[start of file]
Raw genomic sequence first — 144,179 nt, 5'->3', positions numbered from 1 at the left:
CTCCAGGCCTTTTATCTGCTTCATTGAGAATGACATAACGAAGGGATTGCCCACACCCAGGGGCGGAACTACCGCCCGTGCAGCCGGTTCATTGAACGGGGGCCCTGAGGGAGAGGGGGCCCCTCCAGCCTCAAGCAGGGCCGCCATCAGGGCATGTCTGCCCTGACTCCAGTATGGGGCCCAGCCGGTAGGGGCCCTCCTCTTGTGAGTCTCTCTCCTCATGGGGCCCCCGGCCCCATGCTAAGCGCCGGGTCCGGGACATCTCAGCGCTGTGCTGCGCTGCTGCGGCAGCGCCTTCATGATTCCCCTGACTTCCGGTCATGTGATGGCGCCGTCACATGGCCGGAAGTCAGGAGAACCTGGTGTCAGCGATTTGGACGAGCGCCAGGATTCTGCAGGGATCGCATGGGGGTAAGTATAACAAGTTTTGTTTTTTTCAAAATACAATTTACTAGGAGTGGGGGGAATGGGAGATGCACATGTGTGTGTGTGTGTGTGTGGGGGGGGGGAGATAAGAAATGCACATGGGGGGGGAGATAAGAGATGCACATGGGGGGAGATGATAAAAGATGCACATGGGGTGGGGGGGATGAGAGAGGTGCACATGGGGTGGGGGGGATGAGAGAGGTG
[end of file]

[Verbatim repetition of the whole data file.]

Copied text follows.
Raw genomic sequence first — 144,179 nt, 5'->3', positions numbered from 1 at the left:
CTCCAGGCCTTTTATCTGCTTCATTGAGAATGACATAACGAAGGGATTGCCCACACCCAGGGGCGGAACTACCGCCCGTGCAGCCGGTTCATTGAACGGGGGCCCTGAGGGAGAGGGGGCCCCTCCAGCCTCAAGCAGGGCCGCCATCAGGGCATGTCTGCCCTGACTCCAGTATGGGGCCCAGCCGGTAGGGGCCCTCCTCTTGTGAGTCTCTCTCCTCATGGGGCCCCCGGCCCCATGCTAAGCGCCGGGTCCGGGACATCTCAGCGCTGTGCTGCGCTGCTGCGGCAGCGCCTTCATGATTCCCCTGACTTCCGGTCATGTGATGGCGCCGTCACATGGCCGGAAGTCAGGAGAACCTGGTGTCAGCGATTTGGACGAGCGCCAGGATTCTGCAGGGATCGCATGGGGGTAAGTATAACAAGTTTTGTTTTTTTCAAAATACAATTTACTAGGAGTGGGGGGAATGGGAGATGCACATGTGTGTGTGTGTGTGTGTGGGGGGGGGGAGATAAGAAATGCACATGGGGGGGGAGATAAGAGATGCACATGGGGGGAGATGATAAAAGATGCACATGGGGTGGGGGGGATGAGAGAGGTGCACATGGGGTGGGGGGGATGAGAGAGGTG